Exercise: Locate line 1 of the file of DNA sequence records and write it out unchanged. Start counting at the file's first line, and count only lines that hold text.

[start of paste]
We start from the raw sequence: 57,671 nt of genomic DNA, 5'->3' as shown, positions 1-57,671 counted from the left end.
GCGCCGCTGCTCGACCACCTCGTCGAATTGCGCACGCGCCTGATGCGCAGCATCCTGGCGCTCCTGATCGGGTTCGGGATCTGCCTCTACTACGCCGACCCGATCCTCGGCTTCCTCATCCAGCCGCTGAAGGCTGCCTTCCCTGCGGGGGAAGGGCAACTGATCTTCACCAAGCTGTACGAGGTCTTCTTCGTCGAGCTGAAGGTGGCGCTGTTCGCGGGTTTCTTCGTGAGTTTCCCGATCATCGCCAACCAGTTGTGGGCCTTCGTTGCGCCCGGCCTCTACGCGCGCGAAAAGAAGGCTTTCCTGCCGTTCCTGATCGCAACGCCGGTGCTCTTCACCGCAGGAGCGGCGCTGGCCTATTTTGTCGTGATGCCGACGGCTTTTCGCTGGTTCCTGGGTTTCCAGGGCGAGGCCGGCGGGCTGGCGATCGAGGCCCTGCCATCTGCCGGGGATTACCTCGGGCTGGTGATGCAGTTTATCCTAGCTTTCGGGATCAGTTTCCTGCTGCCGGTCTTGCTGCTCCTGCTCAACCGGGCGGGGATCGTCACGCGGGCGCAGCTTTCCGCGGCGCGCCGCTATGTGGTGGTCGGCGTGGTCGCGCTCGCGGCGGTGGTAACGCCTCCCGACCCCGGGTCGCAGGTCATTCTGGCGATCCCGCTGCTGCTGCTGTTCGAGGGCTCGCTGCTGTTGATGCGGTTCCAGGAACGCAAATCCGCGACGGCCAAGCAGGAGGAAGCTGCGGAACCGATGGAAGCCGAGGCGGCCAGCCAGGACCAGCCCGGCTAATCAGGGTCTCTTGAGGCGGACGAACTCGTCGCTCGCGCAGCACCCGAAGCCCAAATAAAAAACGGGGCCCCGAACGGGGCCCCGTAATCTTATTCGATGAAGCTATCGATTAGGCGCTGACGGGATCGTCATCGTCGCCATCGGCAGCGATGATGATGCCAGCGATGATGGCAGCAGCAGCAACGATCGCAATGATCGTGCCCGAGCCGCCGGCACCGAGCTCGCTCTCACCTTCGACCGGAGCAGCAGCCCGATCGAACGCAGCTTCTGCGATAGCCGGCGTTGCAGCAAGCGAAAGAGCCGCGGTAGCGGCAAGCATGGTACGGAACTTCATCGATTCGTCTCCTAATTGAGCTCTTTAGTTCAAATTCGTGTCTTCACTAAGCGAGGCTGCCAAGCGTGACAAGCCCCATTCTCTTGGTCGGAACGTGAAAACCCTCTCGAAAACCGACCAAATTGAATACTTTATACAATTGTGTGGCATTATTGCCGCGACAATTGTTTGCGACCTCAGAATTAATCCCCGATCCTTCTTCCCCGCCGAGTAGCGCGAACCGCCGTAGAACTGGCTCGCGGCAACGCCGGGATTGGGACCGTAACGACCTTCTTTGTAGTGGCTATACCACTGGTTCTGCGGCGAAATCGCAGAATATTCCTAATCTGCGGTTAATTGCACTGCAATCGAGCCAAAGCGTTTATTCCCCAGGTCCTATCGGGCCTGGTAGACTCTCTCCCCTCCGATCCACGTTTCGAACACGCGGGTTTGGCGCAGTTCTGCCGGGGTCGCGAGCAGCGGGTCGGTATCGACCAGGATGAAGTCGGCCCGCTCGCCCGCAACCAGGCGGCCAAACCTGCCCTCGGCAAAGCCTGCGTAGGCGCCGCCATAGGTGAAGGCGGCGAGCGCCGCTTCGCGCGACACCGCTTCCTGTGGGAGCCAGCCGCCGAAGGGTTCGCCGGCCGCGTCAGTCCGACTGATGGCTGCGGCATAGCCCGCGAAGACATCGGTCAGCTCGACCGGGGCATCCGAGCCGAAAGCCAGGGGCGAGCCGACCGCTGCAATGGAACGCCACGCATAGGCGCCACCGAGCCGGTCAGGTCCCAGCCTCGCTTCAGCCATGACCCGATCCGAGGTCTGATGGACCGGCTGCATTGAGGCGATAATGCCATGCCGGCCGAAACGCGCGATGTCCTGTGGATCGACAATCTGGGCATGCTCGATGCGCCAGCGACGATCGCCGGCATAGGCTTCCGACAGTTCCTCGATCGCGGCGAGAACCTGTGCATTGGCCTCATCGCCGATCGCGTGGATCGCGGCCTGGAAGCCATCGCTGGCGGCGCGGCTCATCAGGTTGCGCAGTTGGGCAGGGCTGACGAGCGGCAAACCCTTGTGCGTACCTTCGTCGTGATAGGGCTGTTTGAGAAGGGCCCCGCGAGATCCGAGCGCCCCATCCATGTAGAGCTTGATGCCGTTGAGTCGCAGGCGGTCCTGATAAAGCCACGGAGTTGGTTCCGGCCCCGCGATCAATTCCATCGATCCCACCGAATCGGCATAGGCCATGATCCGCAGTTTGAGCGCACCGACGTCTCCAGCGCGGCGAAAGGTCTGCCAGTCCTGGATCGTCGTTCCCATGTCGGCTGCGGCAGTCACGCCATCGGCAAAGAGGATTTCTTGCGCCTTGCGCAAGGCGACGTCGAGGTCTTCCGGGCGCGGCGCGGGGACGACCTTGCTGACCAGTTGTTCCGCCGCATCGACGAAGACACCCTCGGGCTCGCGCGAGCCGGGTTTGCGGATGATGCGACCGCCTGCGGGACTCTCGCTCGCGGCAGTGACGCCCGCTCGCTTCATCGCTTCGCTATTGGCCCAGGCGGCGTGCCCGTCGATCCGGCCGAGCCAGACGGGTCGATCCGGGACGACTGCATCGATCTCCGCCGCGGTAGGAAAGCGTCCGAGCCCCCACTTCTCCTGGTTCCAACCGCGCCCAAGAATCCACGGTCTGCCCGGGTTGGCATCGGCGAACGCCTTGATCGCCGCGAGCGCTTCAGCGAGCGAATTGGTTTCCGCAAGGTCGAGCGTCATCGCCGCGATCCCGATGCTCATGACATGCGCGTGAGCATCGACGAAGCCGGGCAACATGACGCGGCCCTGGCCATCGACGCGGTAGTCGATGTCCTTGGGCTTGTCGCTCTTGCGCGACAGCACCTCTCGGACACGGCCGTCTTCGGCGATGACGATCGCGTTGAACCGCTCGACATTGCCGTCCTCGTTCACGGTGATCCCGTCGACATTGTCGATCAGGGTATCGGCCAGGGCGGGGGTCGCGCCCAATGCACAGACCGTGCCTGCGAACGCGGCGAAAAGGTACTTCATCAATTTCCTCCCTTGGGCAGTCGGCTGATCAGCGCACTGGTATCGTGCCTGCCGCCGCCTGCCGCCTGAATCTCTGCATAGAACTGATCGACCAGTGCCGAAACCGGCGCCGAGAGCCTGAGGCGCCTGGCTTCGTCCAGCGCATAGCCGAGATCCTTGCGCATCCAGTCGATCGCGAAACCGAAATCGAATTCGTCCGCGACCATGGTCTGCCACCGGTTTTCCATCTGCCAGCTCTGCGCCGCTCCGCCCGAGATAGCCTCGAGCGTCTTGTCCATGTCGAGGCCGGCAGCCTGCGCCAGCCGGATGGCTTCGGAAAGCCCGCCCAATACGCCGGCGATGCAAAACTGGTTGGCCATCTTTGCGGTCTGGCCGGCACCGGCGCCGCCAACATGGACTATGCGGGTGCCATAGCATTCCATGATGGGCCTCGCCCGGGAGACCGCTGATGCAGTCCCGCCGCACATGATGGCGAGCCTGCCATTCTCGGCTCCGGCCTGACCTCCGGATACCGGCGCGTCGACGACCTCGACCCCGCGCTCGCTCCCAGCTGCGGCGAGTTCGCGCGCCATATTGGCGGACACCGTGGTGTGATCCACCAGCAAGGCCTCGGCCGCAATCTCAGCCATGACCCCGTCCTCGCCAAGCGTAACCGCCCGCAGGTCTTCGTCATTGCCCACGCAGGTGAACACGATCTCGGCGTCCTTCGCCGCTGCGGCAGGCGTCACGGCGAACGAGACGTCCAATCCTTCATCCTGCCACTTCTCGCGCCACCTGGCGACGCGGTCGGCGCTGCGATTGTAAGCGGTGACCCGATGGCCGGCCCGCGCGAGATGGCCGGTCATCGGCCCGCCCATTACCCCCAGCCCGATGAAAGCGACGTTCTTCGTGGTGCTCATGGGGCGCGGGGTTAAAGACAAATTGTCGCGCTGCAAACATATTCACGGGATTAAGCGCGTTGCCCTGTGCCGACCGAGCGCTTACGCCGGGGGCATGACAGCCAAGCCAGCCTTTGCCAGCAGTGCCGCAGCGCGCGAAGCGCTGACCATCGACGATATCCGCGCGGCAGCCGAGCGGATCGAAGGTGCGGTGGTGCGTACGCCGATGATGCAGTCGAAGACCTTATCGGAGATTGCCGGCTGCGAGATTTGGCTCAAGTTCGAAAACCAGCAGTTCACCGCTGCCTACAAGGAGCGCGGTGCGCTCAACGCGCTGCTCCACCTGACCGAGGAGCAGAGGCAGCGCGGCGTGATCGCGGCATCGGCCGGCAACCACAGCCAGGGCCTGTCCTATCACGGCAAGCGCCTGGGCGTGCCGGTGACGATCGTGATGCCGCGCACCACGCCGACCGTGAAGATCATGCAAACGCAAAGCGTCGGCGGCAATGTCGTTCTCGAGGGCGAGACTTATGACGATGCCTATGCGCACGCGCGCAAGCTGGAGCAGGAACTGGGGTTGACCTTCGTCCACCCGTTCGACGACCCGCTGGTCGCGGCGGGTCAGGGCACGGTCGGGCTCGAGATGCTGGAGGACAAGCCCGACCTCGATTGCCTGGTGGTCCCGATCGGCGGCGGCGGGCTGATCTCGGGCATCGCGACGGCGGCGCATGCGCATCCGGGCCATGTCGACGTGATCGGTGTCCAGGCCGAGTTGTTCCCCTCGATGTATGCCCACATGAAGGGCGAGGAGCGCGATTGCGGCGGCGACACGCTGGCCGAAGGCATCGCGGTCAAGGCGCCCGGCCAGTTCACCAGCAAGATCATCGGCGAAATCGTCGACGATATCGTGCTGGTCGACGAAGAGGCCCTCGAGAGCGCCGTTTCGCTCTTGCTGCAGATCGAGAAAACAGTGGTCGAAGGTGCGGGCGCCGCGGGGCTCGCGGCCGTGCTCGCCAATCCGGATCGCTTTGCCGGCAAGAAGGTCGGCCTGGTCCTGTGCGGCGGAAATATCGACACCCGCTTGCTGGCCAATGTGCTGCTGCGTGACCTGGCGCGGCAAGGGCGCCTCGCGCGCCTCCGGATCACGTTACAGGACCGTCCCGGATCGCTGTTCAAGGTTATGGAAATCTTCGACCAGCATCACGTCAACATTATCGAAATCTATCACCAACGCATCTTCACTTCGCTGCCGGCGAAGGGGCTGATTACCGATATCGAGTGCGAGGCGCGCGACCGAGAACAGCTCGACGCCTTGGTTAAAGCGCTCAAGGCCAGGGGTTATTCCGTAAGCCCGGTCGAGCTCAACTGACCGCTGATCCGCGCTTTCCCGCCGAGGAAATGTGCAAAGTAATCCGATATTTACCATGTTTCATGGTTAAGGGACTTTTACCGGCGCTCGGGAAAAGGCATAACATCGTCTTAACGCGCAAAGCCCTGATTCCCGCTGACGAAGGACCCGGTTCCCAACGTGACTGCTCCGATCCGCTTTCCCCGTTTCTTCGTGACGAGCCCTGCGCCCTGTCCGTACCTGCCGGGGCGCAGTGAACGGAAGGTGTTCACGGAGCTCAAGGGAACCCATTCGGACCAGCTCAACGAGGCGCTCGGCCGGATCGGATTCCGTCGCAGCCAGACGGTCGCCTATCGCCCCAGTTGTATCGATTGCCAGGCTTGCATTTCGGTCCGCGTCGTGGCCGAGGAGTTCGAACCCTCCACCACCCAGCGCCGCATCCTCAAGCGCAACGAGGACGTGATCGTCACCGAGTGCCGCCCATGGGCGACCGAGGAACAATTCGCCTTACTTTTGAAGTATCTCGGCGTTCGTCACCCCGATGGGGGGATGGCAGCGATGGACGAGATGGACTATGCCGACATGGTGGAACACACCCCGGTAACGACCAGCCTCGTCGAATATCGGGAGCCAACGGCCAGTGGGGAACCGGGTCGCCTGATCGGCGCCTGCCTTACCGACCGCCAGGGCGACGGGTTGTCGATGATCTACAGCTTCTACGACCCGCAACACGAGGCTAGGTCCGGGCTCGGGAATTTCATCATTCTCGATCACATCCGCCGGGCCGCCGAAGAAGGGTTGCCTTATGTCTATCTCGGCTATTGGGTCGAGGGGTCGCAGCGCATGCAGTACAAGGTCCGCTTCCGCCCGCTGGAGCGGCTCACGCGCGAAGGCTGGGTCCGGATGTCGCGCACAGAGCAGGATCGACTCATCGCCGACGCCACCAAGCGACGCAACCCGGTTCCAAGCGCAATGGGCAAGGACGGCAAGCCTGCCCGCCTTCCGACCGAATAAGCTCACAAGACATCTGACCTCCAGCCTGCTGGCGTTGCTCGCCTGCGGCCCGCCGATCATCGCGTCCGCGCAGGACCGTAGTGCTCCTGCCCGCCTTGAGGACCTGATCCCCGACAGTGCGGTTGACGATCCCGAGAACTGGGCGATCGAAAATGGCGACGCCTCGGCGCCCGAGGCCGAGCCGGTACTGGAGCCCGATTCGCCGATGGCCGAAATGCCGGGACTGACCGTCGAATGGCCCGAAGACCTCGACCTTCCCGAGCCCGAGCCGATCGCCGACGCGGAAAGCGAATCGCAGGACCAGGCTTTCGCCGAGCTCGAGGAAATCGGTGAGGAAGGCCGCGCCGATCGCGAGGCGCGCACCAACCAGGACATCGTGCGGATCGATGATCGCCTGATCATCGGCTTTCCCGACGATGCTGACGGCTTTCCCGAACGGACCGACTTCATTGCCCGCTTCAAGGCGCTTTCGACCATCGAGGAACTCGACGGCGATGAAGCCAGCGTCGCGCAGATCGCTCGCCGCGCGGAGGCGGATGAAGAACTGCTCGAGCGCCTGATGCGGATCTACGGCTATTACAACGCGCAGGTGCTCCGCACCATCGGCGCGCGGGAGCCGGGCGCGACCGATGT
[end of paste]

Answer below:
We start from the raw sequence: 57,671 nt of genomic DNA, 5'->3' as shown, positions 1-57,671 counted from the left end.